Our church buildings can be beautiful places.  From Mexico, the UK, Canada and US, I’ve had the privilege of wandering into some beautiful places, that have been consecrated to the worship of the Lord God.  But I have come to this conclusion: our own lives are far more important in touching our communities, much more than our buildings and sanctuaries.  A fine liturgy can be wonderful, but it’s the laity that will touch our hearts.

People really do not care how much we know, until they know how much we care. 

They are being drawn by the Spirit’s presence in you.  They want the “real” Jesus Christ to ignite them.  They so desperately want to be touched by the living God.  They really want their lives turned upside down and inside out.  They want the real thing.


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To Sit and Wait, by JR Miller

“Sit ye here while I go and pray yonder.”   

The Biblical “Rose of Sharon”

Matthew 26:36, KJV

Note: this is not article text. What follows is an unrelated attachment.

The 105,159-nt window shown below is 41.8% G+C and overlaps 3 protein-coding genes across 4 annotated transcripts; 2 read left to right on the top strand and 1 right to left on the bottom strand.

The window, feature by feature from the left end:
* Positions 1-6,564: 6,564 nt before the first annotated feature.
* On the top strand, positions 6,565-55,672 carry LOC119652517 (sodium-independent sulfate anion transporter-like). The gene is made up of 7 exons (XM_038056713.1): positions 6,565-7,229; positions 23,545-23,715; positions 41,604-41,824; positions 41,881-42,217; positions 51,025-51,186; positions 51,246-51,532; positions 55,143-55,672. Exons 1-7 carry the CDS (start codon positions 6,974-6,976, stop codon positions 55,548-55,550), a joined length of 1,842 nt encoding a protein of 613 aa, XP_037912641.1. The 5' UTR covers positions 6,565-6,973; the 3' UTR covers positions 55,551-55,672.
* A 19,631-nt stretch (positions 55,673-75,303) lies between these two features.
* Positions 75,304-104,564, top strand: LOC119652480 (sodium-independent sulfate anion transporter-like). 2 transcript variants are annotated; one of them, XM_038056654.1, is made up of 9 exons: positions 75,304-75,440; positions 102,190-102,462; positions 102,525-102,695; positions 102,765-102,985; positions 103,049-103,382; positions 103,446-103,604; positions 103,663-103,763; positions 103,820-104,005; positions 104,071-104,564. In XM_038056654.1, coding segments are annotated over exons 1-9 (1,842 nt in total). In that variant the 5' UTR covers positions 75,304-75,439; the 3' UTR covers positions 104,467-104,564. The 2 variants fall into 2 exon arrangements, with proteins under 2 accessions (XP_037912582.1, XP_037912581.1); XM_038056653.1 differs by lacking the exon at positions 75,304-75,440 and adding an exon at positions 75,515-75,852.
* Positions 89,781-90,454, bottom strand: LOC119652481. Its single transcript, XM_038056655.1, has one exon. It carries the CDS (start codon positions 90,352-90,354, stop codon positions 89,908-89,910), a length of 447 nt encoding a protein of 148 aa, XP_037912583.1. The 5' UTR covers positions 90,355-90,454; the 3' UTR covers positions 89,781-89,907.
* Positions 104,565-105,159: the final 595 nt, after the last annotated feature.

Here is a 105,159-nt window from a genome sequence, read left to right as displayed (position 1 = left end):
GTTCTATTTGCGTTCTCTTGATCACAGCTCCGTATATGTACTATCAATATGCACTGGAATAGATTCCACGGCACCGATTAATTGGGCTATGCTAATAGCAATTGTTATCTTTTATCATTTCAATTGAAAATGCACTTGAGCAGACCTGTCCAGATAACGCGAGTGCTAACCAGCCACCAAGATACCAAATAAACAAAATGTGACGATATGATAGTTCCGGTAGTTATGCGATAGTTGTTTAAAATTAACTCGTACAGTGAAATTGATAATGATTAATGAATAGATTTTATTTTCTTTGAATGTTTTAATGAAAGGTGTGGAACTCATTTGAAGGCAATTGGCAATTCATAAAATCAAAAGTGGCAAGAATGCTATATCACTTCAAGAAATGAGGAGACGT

by J.R. Miller

You and I have often felt that experience, that disappointment. There has arisen, mayhap [‘perhaps’] a great opportunity for Christian service. Some are sent to the front; some are sent to the middle. But WE are made to lie down in the rear.

Perhaps sickness has come; perhaps poverty has come; perhaps obloquy [‘censure, blame’] has come; in any case we are hindered and we feel sore. We do not see why we should be excluded from a part in the Christian life. It seems like an unjust thing that, seeing we have been allowed to enter the garden, no path should be assigned to us there.

It is a hard thing to be kept in the background at a time of crisis. In the Garden of Gethsemane eight of the eleven disciples were left to do nothing. Jesus went to the front to pray; Peter, James and John went to the middle to watch; the rest sat down in the rear to wait.

Methinks that party in the rear must have murmured. They were IN the garden, but that was all; they had no share in the cultivation of its flowers. It was a time of crisis, a time of storm and stress; and yet they were not suffered to work.